Want Better Teamwork? Take More Breaks
September 16, 2019
Category: Performance Management-Measurement
Teams and teamwork are important in local government, but researchers are telling us that team members, be they department staff or city councilmembers, also need some alone time to get the best results.
A recent study, How Intermittent Breaks in Interaction Improve Collective Intelligence, Proceedings of the National Academy of Sciences, August 28, 2018, found that problem-solving groups perform at much higher levels when face-to-face meeting time is broken up by intermittent periods of a day or more for individual reflection. A core finding of the study is based on the simple hypothesis that people influence each other when they work together to solve problems, and these social influences can have both positive and negative impacts on the overall quantity and quality of the solutions they generate.
These findings have potentially important implications for the ways that local governments structure the interactions of ongoing and ad hoc teams in a variety of settings, including department staff teams, citizen advisory groups, and legislative bodies with their respective committees.
In the study, 309 participants were divided into teams of three and assigned the task of solving a classic traveling salesperson problem involving the calculation of the shortest overall travel distance between 25 cities, visiting each city and then returning to the starting city. The groups were further divided into three social treatments of “constant ties” (CT) “intermittent ties,” (IT) and “no ties” (NT). The CT groups always had constant access to their group’s solutions, the IT group shared their solutions only occasionally, with intermittent breaks, and the NT group worked alone without seeing their teammates' solutions.
The results showed that the “intermittent ties” (IT) groups that used a combination of group and alone time achieved the best overall performance and were the most likely to arrive at the best answer. Why is this so? It turns out that the intermittent breaks taken by the IT group provided them with all the benefits of their group’s social influences without the costs.
The positive impacts of social influences in groups come from the synergistic effects of information sharing and debate that give participants the opportunity to learn from other members of the group. Social influences can also have negative impacts on problem-solving efforts, including a tendency for individuals to adopt the views of their peers, which reduces the sharing of more novel perspectives.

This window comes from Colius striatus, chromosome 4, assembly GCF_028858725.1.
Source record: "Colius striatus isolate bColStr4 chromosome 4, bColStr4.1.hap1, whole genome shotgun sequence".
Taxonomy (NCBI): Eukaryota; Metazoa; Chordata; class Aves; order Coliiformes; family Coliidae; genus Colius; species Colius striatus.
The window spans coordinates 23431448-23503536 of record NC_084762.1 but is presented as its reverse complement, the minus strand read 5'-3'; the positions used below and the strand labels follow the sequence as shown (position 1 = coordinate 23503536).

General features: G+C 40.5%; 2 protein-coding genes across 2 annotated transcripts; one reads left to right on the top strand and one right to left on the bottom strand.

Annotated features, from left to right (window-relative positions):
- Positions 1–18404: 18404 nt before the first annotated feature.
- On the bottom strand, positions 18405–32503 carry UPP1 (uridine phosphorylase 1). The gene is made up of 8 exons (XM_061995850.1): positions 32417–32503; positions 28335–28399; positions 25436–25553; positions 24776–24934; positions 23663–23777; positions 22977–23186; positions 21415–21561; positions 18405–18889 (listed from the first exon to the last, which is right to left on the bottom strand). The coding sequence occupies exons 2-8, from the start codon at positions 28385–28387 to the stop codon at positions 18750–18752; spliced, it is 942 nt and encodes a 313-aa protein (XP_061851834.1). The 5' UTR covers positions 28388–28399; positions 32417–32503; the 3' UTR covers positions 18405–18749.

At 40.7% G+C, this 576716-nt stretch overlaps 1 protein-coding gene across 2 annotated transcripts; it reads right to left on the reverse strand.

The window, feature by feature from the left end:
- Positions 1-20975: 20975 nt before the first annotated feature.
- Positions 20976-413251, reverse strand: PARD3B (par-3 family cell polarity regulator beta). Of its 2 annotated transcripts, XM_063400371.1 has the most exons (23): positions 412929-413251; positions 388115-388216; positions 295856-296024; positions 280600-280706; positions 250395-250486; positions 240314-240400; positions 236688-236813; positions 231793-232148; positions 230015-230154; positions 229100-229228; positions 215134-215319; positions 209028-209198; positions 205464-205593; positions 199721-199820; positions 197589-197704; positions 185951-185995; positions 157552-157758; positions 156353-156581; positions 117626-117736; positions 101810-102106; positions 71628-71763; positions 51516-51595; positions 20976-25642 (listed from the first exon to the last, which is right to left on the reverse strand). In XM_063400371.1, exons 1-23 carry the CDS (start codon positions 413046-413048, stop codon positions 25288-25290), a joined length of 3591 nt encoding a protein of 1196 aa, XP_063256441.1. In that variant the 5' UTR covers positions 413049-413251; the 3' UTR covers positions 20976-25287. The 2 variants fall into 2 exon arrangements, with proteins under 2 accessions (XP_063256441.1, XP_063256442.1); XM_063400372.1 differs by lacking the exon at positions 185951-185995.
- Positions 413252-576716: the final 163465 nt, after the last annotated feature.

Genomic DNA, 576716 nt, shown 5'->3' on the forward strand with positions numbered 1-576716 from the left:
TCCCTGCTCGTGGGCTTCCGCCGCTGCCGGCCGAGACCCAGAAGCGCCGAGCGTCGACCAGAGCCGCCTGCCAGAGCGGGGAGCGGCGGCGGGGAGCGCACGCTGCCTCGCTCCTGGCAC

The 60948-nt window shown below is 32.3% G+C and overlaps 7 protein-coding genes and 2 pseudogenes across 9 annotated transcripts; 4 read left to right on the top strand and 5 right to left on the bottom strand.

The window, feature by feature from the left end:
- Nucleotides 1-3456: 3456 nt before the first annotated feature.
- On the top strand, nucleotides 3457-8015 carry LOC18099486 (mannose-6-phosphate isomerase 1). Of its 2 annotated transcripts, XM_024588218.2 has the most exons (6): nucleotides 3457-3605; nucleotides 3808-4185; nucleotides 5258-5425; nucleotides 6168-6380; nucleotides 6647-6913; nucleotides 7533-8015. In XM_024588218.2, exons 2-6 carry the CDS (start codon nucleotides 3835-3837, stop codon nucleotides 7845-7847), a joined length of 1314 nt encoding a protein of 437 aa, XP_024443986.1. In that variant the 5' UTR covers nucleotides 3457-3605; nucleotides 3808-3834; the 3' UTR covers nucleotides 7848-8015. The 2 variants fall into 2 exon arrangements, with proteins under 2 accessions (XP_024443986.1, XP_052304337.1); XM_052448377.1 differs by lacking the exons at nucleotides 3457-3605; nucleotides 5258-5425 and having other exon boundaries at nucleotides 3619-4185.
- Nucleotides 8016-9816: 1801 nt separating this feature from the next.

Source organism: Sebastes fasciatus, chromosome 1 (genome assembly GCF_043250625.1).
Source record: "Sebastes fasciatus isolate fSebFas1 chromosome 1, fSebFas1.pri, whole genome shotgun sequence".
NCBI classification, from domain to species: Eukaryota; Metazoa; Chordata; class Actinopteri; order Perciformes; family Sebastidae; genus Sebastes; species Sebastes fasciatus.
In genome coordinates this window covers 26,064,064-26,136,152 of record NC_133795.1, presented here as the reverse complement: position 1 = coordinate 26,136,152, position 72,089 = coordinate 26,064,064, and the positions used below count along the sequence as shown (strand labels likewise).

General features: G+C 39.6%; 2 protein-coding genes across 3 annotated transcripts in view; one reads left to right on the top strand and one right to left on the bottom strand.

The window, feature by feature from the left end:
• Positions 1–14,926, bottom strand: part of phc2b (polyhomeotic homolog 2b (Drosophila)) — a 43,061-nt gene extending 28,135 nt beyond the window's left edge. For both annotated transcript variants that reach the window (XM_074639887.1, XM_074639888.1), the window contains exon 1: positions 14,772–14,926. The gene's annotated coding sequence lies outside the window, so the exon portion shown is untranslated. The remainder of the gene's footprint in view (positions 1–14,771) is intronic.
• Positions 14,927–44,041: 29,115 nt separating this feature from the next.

Unequal status levels can also inhibit group discussion where “junior” members may defer to longer tenured and more experienced members. Both types of social influences can lead groups to move prematurely toward a “consensus” view. Dominant individuals or factions can also hinder overall group performance.
The study concludes that the best outcomes will follow from processes that allow a good measure of cross-pollination through periodic idea sharing, but not so much that the participants may be tempted to abandon their own ideas too early in the process. These groups can learn from each other during their direct interactions but still maintain a high level of independent exploration, which is key to their higher performance.
Although the study does not appear to address this issue directly, my own experience tells me that intermittent periods of individual reflection are not only important to encourage independent thought, but also because they allow a level of focus and concentration that is typically absent in the give-and-take of a group discussion.
Implications for Local Government Work Groups and Teams
What do these findings mean for local government teams like department staff teams, citizen advisory groups, and legislative bodies?
Each of these groups can potentially benefit from meeting structures that build in intermittent breaks designed to support independent thought and reflection and reduce social influences that may detract from that. Application of these findings would discourage the use of, for example, single-day strategic planning or other similar events and replace these with approaches that purposely add intermittent alone time for participants. If 1-day events can’t be avoided, then facilitators should try to give participants significant time blocks to separately process information and develop their own ideas and solutions to bring back to the group. Council/Commission rules that require two or three “touches” before final decisions can be made are examples of how some legislative bodies are already incorporating procedures that can benefit from this approach. Take a look at the Sequim City Council’s “Three Touch Rule” to see how these can be structured.
In the context of city and county legislative bodies, Ann Macfarlane’s blog about the “Round Robin” technique, where each member is given the opportunity to speak once before anyone else can speak a second time, and my companion blog, both address the potential negative impacts of certain social influences on the quality of council/commission decision-making processes. Techniques like this can be very effective in overcoming some of the negative impacts of social influences.
The research findings highlighted here add yet another layer to our understanding of group planning and decision-making processes that we can use to measurably improve outcomes for teams and teamwork in several local government settings.
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